One of the major misconceptions we face on a regular basis is that “healthy food is expensive”. Now if you choose organic everything or very expensive ingredients, then it will be more expensive. It’s about how clever we can be with our choices. In most cases, eating a balanced healthy diet is no more expensive than unhealthy foods. You should not be put into a position where you have you make that kind of choice about your health. We are going to show you how you can make really good choices, save money and be healthy all at the same time!

Good Carb vs. Bad Carb

Again, we hear so much about carbohydrates on a daily basis and often left confused by what is “good” or right for our health. There is a world of difference between refined sugar, doughnuts, biscuits, sweets, white rice, bread and starchy vegetables, whole grains and fruit. Yet both are often thrown into the same category! The latter are very good for our health, nutrient rich and have loads of fibre. The first group are very bad for our health, have zero nutrients and little or no fibre.

When building most meals, we like to include a carbohydrate. Cheap sources of quality carbohydrate include potatoes, butternut squash, whole grain rice, porridge, noodles and whole grain pasta. You can also find wholegrain couscous which is so quick and easy to prepare. So, you can start to build your meal with a good carbohydrate and then add vegetables and a good protein source.

Healthy Protein

Let’s us get something clear before we start talking about protein – I’m not exclusively talking about meat, fish and eggs here! Many vegetables are rich in protein, many grains also contain protein and beans, and lentils are very high in protein. The healthiest sources are those that come with fibre and nutrients. Legumes (legumes are beans, peas and lentils) are a good choice as they contain protein, carbohydrate, fibre and vitamins and minerals. They also happen to be really cheap and keep you fuller for longer. They include peas, chickpeas, kidney beans, black beans, white beans, green, yellow and split lentils and many more. Not all need to be soaked and some cook very quickly or can be bought very cheaply in cans. It’s a move on from the good old beans in a can we were brought up with -these have a lot of added sugar and salt, so be careful! We can make our own homemade beans if we want. This month Jeeny -the head chef from My Nutrition will show you one of our most famous recipes with beans. Don’t worry about eating loads of protein from meat. We are getting adequate protein from many foods we might not even know contain protein. Even lettuce is high in protein!

Smart Fruit & Vegetables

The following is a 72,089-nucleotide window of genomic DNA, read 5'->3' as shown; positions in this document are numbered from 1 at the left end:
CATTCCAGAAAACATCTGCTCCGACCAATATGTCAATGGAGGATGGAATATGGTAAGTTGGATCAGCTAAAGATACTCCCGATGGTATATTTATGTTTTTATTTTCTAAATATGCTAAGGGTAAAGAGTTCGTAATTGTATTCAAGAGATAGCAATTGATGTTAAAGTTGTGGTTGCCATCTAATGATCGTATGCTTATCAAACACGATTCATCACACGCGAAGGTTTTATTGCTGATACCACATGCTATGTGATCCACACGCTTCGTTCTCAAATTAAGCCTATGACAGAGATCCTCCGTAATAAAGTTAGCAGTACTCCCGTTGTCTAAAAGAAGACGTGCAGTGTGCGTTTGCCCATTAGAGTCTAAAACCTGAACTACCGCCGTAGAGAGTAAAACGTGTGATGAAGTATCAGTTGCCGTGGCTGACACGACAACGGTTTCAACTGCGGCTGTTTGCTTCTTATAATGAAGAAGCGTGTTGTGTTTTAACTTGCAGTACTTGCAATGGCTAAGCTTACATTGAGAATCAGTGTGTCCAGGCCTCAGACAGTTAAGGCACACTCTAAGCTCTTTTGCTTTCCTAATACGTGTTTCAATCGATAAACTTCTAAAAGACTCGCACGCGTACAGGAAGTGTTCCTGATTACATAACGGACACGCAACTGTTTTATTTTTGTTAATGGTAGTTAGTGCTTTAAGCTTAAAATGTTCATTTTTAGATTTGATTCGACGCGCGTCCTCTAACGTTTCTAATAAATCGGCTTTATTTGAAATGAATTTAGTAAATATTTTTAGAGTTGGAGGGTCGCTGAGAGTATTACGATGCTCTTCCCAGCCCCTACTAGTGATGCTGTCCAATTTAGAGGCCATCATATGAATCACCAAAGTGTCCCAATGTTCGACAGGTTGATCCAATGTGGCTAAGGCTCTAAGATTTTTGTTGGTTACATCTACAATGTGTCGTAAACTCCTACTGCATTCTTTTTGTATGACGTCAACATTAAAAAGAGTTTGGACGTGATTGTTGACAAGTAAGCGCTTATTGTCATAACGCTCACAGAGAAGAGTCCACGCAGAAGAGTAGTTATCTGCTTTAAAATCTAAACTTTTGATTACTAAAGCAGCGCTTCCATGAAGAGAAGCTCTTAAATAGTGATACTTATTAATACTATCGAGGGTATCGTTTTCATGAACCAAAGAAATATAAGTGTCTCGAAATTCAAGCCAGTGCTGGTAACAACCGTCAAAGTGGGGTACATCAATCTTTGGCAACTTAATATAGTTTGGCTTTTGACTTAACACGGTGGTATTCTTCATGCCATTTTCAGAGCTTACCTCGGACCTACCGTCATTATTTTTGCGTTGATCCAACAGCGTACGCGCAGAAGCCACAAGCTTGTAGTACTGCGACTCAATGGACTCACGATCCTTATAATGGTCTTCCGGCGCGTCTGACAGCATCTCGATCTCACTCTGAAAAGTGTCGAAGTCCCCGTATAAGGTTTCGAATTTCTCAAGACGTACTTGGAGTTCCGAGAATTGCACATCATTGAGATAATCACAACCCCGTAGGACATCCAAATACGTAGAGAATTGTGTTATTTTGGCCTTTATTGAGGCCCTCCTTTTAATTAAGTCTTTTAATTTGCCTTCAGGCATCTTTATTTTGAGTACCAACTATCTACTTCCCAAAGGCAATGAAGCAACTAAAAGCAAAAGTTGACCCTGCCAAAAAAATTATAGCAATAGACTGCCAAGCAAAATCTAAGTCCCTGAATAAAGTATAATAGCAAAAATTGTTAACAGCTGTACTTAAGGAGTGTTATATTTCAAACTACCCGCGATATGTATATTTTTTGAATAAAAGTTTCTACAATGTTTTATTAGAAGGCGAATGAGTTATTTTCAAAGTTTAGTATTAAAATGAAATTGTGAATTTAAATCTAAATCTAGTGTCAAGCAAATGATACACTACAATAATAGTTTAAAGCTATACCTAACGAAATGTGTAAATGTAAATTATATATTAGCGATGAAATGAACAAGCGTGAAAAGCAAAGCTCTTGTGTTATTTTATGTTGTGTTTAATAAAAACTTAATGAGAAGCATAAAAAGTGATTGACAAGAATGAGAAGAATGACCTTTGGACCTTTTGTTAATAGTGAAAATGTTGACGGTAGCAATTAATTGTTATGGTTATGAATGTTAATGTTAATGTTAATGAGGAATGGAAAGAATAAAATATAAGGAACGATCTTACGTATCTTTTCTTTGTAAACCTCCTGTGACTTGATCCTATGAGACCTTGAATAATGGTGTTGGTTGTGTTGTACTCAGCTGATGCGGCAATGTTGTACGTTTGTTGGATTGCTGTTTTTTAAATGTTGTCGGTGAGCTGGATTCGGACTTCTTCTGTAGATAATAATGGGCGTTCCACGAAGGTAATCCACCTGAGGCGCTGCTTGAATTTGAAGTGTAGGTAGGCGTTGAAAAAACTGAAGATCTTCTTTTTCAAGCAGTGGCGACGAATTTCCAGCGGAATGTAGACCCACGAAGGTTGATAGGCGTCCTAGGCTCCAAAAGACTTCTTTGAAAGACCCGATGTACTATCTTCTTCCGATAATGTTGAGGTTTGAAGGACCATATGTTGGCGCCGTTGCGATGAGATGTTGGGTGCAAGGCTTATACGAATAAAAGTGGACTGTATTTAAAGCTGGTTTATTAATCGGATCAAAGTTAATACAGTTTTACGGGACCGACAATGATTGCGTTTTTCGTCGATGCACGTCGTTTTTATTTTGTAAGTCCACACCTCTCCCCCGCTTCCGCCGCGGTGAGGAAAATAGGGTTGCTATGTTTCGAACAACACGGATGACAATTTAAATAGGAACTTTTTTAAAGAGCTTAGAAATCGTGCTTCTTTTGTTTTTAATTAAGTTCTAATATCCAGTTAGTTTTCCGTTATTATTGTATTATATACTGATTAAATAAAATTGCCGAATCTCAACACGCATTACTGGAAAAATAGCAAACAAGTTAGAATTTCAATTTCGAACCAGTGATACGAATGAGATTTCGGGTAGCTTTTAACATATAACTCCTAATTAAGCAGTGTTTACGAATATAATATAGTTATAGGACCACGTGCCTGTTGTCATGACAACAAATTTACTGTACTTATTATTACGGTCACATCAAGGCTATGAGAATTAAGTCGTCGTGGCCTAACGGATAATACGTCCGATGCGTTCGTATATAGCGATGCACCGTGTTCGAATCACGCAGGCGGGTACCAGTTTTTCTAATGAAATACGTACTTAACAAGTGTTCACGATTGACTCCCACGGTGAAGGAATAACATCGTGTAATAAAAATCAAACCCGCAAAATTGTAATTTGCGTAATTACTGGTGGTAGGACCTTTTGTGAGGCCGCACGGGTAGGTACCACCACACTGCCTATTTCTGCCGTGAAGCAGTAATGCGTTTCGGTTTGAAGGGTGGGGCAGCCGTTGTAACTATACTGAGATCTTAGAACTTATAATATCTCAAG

We see that many supermarkets offer really good value nowadays on different vegetables. If we also stick to seasonal vegetables, they can be much cheaper than exotic ones that have to be shipped in. If you do find veg which are very cheap, you can always buy lots, clean them, chop them, portion them into freezer bags and freeze them. This is a really economical way to take advantage of special offers. Vegetables are really great for bulking out a meal, adding nutritional value and taste. They are really versatile as well. You can chop vegetables and add them to stir fry, omelettes or make soup from them. Another way to add vegetables in a really quick, easy and cheap manner is to buy frozen! In many cases, frozen vegetables retain their vitamin and mineral content very well. Finding cheap fruit is getting easier all the time. Fruit are an ideal snack before you work out or just after as you go home. Another great way to add vitamins, minerals, fibre and all the other good phytonutrients to have you bouncing around the place. If you happen to come across lots of bruised bananas, then you can really take advantage. Buy loads, chop them up and freeze them. Frozen bananas are fantastic for smoothies or healthy ice cream. Another way to use ripened bananas is to bake with them. The natural sugars add great sweetness and who doesn’t love banana bread!

Food Planning

If we are dealing with Conor McGregor, Irish Rugby players, busy mums or bodybuilders, the common thread is their success is -food planning. In order for any of these to be successful, they must plan out their meals and snacks on a daily and weekly basis. You can keep this simple or go into a lot of detail. Finding recipes which really work, are easy to prepare and don’t cost a fortune is key. Build up your pantry as well. Start by planning your breakfast, lunch and dinner for 5 days and then build on that. It’s all about getting into a good routine. We should be able to help you here as well.

Shop Smart

If you plan out your meals, then your supermarket shopping should be easy. Stick to what’s on the list and only allow yourself one or two items that are not! If we don’t do this, then it’s easy to go off trick and just buy random stuff which might not tie-in with a weekly plan. Look for bargains and things which are on sale. If you wait to near closing time, many fresher items are then placed on sale.

Take Home Messages

  • Plan your meals and shopping list
  • Cook big portions and freeze
  • Look for items on sale and in season
  • Chop and freeze if you find bargains
  • Include lots of fruit & Vegetables
  • Learn how to make soups & stir-fry’s
  • Don’t shop when you’re hungry

Keep an eye out for delicious recipes by Jeeny Maltese that won’t break your budget and should leave lots of financial leg room for other important social activities and essentials.